Through our fund-raising efforts we have increased the French Canadian holdings of the SCGS library almost 100 fold. It is now one of the largest collections of French Canadian research resources in the Western United States.

One of our recent acquisitions was the 800 parish microfiche collection. This is a collection of Quebec and Ontario marriage records from the start of the parish up until the publication date, which is usually in the 1980s or `90s. This is a great resource for those of you having difficulty connecting into the earlier records.

Please join us for our meetings in 1997. We promise you a day of fact-finding, fun and fellowship. You can either brown-bag it. Or we order pizza for lunch. Coffee and other refreshments are usually available throughout the day.

All meetings are on Sundays from 10:00 am to 4:00 pm on the following dates: July 20, September 21 and November 16. Please mark your calendars now. If you have never been to one of our workshops please come and get acquainted with your genealogical "cousins et cousines". The workshops are held at the Southern California Genealogical Library at 122 S. San Fernando Rd., Burbank. (From SCGS Searcher, March 1997)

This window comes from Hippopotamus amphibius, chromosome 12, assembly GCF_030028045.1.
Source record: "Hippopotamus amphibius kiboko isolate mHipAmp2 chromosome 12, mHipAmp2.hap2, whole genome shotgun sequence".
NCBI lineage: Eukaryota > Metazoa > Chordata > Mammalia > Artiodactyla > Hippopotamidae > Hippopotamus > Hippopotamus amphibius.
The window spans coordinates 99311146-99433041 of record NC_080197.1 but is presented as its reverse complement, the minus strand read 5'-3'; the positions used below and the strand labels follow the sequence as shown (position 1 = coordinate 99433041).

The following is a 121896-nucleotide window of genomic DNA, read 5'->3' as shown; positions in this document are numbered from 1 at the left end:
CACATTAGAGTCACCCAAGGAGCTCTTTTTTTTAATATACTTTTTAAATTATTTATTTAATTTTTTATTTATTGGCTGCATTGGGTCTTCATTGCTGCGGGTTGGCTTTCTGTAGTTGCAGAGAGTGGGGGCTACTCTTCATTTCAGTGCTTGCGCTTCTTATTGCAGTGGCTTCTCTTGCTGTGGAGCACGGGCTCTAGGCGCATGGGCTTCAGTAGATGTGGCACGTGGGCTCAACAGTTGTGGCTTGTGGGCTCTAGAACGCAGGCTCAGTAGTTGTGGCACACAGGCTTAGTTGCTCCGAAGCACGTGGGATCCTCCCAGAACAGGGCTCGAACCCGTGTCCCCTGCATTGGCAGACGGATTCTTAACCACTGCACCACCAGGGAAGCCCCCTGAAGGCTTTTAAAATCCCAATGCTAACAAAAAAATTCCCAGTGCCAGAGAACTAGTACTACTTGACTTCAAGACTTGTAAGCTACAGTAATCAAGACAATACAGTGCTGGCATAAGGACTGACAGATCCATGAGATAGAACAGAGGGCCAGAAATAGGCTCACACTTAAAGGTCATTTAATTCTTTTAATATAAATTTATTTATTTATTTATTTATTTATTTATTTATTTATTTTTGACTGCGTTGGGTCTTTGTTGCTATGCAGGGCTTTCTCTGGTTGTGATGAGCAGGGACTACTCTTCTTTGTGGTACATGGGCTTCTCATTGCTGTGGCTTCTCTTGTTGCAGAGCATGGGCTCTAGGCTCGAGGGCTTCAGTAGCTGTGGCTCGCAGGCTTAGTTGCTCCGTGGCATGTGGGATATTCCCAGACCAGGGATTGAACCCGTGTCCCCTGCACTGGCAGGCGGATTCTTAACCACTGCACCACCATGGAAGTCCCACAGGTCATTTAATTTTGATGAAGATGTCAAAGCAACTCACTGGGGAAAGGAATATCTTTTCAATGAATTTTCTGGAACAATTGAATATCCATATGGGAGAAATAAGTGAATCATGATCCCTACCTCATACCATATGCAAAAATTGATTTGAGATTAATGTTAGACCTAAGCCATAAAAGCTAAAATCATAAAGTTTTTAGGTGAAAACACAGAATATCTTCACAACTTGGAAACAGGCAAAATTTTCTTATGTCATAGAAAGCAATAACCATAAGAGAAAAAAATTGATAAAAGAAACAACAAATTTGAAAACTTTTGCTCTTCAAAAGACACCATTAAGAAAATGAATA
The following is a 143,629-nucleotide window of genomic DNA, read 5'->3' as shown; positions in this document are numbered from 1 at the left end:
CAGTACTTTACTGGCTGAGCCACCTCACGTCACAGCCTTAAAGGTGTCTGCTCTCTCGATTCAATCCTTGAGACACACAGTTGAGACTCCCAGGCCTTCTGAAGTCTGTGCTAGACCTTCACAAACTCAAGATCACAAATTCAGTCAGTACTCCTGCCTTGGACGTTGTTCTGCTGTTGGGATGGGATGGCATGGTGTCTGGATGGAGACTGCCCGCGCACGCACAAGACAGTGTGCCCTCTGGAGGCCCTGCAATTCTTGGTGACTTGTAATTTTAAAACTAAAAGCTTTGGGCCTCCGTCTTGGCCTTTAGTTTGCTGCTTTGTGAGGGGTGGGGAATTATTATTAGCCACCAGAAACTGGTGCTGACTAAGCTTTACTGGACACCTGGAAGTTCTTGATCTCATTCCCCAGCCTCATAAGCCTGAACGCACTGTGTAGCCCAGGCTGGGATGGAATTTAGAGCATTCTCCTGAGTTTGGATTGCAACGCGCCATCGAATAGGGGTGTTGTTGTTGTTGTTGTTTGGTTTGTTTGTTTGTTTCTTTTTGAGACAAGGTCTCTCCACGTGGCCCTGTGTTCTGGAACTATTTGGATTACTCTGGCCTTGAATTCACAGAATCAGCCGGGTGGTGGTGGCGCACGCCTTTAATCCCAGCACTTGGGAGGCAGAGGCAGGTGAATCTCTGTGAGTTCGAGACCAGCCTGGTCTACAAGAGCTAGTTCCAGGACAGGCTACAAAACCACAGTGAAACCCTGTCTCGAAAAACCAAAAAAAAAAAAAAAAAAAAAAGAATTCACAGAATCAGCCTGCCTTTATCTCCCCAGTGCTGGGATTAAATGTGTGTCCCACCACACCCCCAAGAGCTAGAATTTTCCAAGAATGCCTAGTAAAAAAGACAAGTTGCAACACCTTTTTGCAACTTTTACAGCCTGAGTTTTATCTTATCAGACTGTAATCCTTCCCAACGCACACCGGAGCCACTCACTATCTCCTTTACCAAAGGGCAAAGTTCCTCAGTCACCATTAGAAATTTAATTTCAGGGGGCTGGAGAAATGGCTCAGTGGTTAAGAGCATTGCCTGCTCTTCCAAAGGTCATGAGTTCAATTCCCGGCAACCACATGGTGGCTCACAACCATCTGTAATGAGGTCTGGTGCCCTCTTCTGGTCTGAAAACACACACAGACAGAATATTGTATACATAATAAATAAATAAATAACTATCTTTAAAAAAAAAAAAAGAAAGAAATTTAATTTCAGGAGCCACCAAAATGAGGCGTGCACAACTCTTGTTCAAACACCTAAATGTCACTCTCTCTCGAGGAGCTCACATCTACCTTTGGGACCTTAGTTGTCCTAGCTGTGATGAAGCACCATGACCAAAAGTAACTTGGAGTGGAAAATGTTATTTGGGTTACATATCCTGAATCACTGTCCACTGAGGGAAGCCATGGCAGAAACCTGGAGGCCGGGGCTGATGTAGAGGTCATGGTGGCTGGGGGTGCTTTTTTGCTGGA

(Ed note: you can also visit the group at <> and if you want to attend a meeting, call Pat Weeks, who is a member and usually attends the meetings.)

Happy Fourth of July


(Oh so old, but tried and true)

Using the 8870 formula to ascertain a birth date can be a tremendous help to the genealogist when checking tombstone dates. If a tombstone records that a person died May 6, 1889 and was 71 years, 7 months and 9 days old but no date of birth is listed, you can quickly arrive at the birthdate by using the 8870 formula rather than taking time to count backwards.

Example: 18890506 Died 1889 May 6

Subtract - 710709 71 years, 7 months, 9 days


Subtract - 8870 Constant

18170927 Born 1817, September 27

(Los Angeles Westside Gen Soc Newsletter, June 1990)


The Central Board of Education (110 Livingston Street, Brooklyn) is said to have the names and addresses of everyone who ever graduated from the New York City Public School System. This could be a way to find out residences at time of graduation as well as, possibly, high school records, including parents' names and other information entered on the permanent record card. (From Roots-Key Summer 96 via Whittier Area Gen Soc newsletter, April 1997)


Soccgs Home Page